How to acclimatize in the Alps

June 14, 2021/ Posted by Marmot Mountain Europe GmbH

Mont Blanc is the highest mountain in the Alps at 4810m and one of the hardest aspects of climbing it is getting your acclimatisation right. In this blog post I will talk you through a strategy for acclimatising for Mont Blanc, as if you can acclimatise for Mont Blanc, then you can acclimatise for any peak in the Alps following a similar (if slightly lower altitude) strategy. Yes, it is true that people arrive in the Alps from sea-level, don’t acclimatise, and get straight on 4000m peaks. Some of them do well. Many of them don’t. A few of them get dangerously sick. My advice is to ignore these people and acclimatise properly. It isn’t a chore, it involves some brilliant climbing, and it makes your chances of success and level of enjoyment sky-rocket on any bigger objectives you may have.

Take it slow

One reason for not zooming up thousands of vertical metres the day after arriving in the Alps from sea level is that you won’t be acclimatised and you could suffer from altitude sickness. The other reason is that you will be worn out before your main climb even starts! Take it slow, plan your acclimatisation to fit in with any weather forecasts and don’t be afraid to take a rest day if fitness levels or weather aren’t quite what you hoped for.

Plan of attack

Altitude affects different people differently, and even if you are experienced at altitude sometimes your body just doesn’t adjust well. Gaining not more than a thousand metres per day is a good basic strategy and gives you a chance to see how you are doing on this trip, so a rough plan of attack for acclimatising to 4800m (Mont Blanc) might go like this.

  • Day 1: Arrive in the Alps (valley level approximately 1000m) and get your kit sorted out, check the weather etc.
  • Day 2: Hike to roughly 2000m and stay at a refuge/hut or camp.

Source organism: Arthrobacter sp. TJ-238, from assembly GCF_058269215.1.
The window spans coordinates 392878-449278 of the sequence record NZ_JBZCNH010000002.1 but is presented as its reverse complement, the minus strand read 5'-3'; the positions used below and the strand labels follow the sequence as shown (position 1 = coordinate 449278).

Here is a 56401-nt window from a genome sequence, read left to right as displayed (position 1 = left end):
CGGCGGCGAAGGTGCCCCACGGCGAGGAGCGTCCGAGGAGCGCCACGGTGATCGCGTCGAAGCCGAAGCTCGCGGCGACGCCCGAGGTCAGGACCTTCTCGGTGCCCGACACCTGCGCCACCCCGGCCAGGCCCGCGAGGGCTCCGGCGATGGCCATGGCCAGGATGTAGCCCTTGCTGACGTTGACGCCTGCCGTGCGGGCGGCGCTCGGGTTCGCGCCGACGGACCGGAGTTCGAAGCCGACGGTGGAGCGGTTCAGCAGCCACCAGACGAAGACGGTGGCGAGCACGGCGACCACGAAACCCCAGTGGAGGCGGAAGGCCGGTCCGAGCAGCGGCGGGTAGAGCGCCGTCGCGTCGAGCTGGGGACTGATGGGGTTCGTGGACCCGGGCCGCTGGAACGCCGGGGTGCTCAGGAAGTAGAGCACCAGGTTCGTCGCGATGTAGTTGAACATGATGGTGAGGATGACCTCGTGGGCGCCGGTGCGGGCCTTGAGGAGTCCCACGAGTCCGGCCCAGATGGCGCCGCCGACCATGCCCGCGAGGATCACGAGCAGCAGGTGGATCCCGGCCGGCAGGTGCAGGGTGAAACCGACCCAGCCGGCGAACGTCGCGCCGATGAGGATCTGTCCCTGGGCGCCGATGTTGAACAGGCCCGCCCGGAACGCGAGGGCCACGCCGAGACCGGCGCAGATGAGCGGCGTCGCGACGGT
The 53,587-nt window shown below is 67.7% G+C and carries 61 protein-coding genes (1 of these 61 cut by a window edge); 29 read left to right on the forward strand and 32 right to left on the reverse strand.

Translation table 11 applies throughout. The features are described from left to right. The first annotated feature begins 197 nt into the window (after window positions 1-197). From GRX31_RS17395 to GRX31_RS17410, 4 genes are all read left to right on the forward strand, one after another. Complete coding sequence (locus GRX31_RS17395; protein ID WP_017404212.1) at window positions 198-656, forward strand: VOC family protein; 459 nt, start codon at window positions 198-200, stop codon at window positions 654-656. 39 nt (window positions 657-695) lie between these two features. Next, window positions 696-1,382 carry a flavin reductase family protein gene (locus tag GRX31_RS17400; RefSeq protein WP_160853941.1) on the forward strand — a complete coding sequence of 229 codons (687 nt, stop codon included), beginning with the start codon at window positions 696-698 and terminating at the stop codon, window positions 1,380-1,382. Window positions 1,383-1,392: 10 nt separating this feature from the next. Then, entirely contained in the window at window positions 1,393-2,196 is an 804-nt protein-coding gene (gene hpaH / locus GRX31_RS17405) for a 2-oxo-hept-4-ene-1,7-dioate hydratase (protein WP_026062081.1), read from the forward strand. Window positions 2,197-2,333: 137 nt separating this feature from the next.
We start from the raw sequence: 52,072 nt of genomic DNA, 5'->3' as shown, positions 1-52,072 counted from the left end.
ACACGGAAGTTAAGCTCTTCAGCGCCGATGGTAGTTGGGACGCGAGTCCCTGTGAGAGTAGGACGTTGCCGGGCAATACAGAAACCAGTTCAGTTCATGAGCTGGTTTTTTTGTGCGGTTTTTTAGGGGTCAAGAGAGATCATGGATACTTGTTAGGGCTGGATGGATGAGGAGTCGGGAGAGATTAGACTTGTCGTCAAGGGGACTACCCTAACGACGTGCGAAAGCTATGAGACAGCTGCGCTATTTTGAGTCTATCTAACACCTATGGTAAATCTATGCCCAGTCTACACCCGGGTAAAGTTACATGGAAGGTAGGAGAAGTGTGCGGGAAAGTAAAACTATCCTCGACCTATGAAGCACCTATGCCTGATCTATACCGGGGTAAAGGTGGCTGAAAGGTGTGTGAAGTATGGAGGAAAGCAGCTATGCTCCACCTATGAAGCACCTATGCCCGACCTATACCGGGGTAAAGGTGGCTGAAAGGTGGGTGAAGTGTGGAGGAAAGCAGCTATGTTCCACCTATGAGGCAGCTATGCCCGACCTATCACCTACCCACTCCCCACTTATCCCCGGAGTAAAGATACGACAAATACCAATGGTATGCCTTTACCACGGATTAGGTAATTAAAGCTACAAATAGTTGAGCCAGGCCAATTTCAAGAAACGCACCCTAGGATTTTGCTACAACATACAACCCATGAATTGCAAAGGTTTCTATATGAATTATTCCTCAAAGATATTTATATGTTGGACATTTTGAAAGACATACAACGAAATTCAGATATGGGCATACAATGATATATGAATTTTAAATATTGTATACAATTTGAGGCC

• Day 3: Climb a mid-level route to around 3000m altitude and then return to the valley. There are hundreds of fantastic mid-level alpine rock climbs all over the Alps that are perfect for this. One of my favourites is Bienvenue au Georges V at the Envers hut (2523m) – a classic 12 pitch granite route (more info: sure you rehydrate when you get back to the valley, and I don’t mean with just beer. Whilst not getting you up to a huge altitude, this day does start the acclimatisation rolling, and gives you a good test of your current fitness level too. It’s also fun!
  • Day 4: Hike or cable-car to mid-mountain level and then approach a higher-level hut at over 2000m. Spend the night there.
  • Day 5: Climb your chosen smaller objective up to around 4000m (for example a classic peak to bag before Mont Blanc is the Gran Paradiso in Italy, it is just over 4000m and technically quite easy). Either return to the hut or return to the valley. Remember Mont Blanc at 4800m might not sound that much higher than the Gran Paradiso at 4080m, but it will feel it.
  • Day 6: Day 6: Rest day. Now you’ve done two Alpine routes you should be acclimatised fairly well, but the big one will still hurt. As well as being acclimatised, ticking off two lower-routes means that hopefully any Alpine-faff with have been dealt with, boots will have been worn in anger, crampons adjusted, gear trimmed-down and all of those ‘first route of the year’ mistakes should have been well and truly ironed out.
  • Day 7: Start your Mont Blanc or higher peak climb, usually by approaching a hut on this day to approx 2500/3000m.
  • Day 8: Summit day. Climb from your hut to the summit of your chosen 4000m peak and usually descend to the valley on the same day.
  • Beer and pizza day. Oh yes, you’ve earned it!
  • Day 10: It’s time to capitalise on your mega fitness and acclimatisation and think about approaching your next objective – whatever that may be. It is perfectly possible to acclimatise more quickly than this plan, and many people do a similar strategy but cut out the initial mid-level climb. If you’re short on time then that is an option, but if you have the chance I think this strategy makes for a fun Alpine holiday plan.

Symptoms of Altitude Sickness (Acute Mountain Sickness - AMS)

There’s good news and bad news to this bit. The good news is that symptoms of Altitude Sickness are similar to a bad hangover, and this is something that many climbers have been trained in dealing with… The bad news is that you can’t just have a cup of tea and a greasy breakfast and feel alright. The most common symptom is a headache, and if the sickness gets beyond the initial headache stage then feeling sick and being sick are also common (also common is not being able to eat food, or only certain types of food being appealing). Also add in to the mix tiredness, lethargy, dizziness/loss of balance (not a good thing on an Alpine ridge) and poor sleep. A useful too for diagnosing altitude sickness or acute mountain sickness (AMS) is a self-assessment score sheet. If you have recently ascended to over 2500m, have a headache and your total score is 3 points or more on the score sheet, then you have acute mountain sickness. Here’s a link: Lake Louise Score (LLS) for the diagnosis of Acute Mountain Sickness (AMS)